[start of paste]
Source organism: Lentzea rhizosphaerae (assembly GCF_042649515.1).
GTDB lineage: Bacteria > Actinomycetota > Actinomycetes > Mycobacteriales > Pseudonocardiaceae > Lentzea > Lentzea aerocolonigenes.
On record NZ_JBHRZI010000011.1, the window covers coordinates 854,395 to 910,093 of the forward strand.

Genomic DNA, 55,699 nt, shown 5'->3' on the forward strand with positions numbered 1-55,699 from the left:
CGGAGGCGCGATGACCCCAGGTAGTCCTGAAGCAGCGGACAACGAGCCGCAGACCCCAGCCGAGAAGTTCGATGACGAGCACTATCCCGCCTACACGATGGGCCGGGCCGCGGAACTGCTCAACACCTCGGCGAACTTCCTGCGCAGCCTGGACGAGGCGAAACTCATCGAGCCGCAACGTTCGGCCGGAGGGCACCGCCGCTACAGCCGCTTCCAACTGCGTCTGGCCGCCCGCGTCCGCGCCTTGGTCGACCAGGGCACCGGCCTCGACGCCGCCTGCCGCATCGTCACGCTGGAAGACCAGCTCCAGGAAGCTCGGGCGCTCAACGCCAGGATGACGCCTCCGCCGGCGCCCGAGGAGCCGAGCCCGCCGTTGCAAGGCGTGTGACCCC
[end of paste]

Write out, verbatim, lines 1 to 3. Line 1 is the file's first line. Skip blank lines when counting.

Source organism: Lentzea rhizosphaerae (assembly GCF_042649515.1).
GTDB lineage: Bacteria > Actinomycetota > Actinomycetes > Mycobacteriales > Pseudonocardiaceae > Lentzea > Lentzea aerocolonigenes.
On record NZ_JBHRZI010000011.1, the window covers coordinates 854,395 to 910,093 of the forward strand.